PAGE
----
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How Ossuary Got Greenlit

How Ossuary Got Greenlit

We're not sure how Ossuary got Greenlit.

On April 8, we posted a blog entry marking the one-year anniversary of our creepy-funny game Ossuary's journey on the Steam Greenlight service. On April 13, the game was approved, letting us start preparing it for release on Valve's major online storefront.

The Numbers

While it's easy to assume that the article informed enough new folks about the game to push it over the edge, that's not clear from the numbers. One of Steam Greenlight's primary metrics it provides to developers is their "percent of the way to the top 100" games on the service. This is measured by the number of "yes" votes received. The implication is that, since Greenlight has historically approved 50-100 games in a batch every two weeks, being in the top 100 gives you a good chance of being in the next batch.

Valve stopped releasing an easy-to-read list of the games in each batch back in mid-2014, so we don't know how well this pattern holds up. However, we can say that we were probably not near the top 100. On the 8th, we were 84% of the way to the top 100, with 1,573 "yes" votes. In the days after posting about Ossuary, our ranking actually dropped to 83%. We expected this; even with extra attention, Ossuary is less immediately appealing than other games. We gained votes, but other games gained votes faster, so we dropped slightly.

Chart comparing Ossuary's votes to the top 100.
Even after Greenlighting, we were far from the top 100.

On April 13th, just after getting Greenlit, we had 1,609 "yes" votes. This still put us far below the top 100; according to Steam, the #100 game had roughly 1800 "yes" votes. Steam reports 1,642 games on Greenlight; assuming that the "percent to the top 100" number is a percentile rank among all but the top games, that means that at 83% there were about 360 games above us (280 if it's a pure percentile).

Steam tracks visitors to your Greenlight page, and that doesn't stop once you're Greenlit. In the span of April 8-13, it seems we had a total of 76 new visitors to our page (the graph appears to have an off-by-one issue), resulting in our increase of 36 "yes" votes. In terms of our nearly 7,500 total unique visitors, this bump is a drop in the bucket.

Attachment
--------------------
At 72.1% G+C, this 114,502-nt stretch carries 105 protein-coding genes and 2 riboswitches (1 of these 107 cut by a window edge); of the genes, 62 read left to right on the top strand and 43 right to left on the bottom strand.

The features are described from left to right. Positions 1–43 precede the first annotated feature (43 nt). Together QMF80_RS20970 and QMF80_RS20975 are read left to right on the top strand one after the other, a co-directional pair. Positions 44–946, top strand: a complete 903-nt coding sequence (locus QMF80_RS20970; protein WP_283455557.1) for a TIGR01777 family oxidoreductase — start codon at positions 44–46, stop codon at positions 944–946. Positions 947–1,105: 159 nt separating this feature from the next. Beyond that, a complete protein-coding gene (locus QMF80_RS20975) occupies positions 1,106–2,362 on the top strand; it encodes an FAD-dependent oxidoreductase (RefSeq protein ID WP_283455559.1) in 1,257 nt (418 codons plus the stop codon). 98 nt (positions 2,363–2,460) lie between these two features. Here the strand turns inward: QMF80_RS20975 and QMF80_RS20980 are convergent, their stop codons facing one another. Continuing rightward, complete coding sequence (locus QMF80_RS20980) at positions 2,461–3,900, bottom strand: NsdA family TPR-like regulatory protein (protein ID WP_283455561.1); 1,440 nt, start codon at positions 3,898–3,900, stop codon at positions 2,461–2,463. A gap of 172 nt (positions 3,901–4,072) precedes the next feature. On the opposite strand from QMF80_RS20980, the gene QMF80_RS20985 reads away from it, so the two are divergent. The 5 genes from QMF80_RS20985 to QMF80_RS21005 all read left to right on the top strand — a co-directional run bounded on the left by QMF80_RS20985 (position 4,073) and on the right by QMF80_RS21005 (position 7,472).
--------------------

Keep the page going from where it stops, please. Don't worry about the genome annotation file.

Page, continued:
Theories

So: we were most likely not anywhere close to the top 100 during a periodic batch. How, then, did we get Greenlit? We have a few possible theories.

Valve may examine huge batches.

If the folks who make the final decision on Greenlighting look at the top 300-400 games at a given time and pick ones that look legitimate, that would explain how we got picked despite being far from the top 100. We think this would require a very large batch size, too; otherwise, there are enough high-quality games on Greenlight that we think the curator would run out of slots in the batch before getting down to Ossuary.

Chart showing Ossuary's votes and visits in the month leading up to approval.
Our traffic spike was small but noticeable.

Valve may take traffic spikes into account.

In absolute terms, our Greenlight traffic increase from our post was not huge. However, compared to our numbers for months previous (a visit or two every few days) it was at least a 1000% boost. It may be that Valve has some system for monitoring when games get sudden attention that highlights them as noteworthy for Greenlighting.

Valve may evaluate games that hit time milestones.

It would make sense for Valve to review games that hit six- or twelve-month milestones on Greenlight to check if their voting matches their potential. It may be that the anniversary that triggered our article also triggered an internal review, making the two events only indirectly related.

We may have gained an admirer on the inside.

Note that we have no evidence for this; it's just wild speculation. However, our recent piece on Ossuary was cross-posted to Gamasutra, a major games professional website, where it was featured on the front page in the "From the Community" section. It's entirely possible that a Valve employee, or a friend of one, saw the article there (or on Twitter or elsewhere) and decided that the game should be Greenlit. Valve markets the Greenlight process as quite impartial, but there's likely some room for individual initiative.

Conclusion

It's a little disappointing to end this post with a big shrug, but we're not sure how the Greenlighting happened. Clearly, being open and detailed about our situation made it occur somehow. The timing is just too close for the events to be entirely unrelated. However, there's just not enough information to get a real answer.

Valve gives a lot of statistics concerning Steam Greenlight submissions, but they lack useful context. We don't know how the decisions are made. This makes sense; it lessens the risk of furious fans and devs and makes it harder to game the system. Still, it's frustrating to wait for a year and then be inexplicably let in. Our celebratory dinner the evening we were Greenlit felt less joyful and more baffled and unmoored. We'd like to see more clarity from Valve concerning the Greenlight process or whatever takes its place in the future.

Due to non-disclosure agreements, we can't be as open about the Steam onboarding process as we have been about Greenlight, but it suffices to say that it's been a lot smoother and Valve offers much more support. Ossuary should come to Steam before summer. It's already available on our website and other online storefronts.

Our next game, Exploit: Zero Day, is currently in closed alpha. You can visit the site to join the mailing list and be next in line to get free access.

Please share your theories on how we got Greenlit in the comments.

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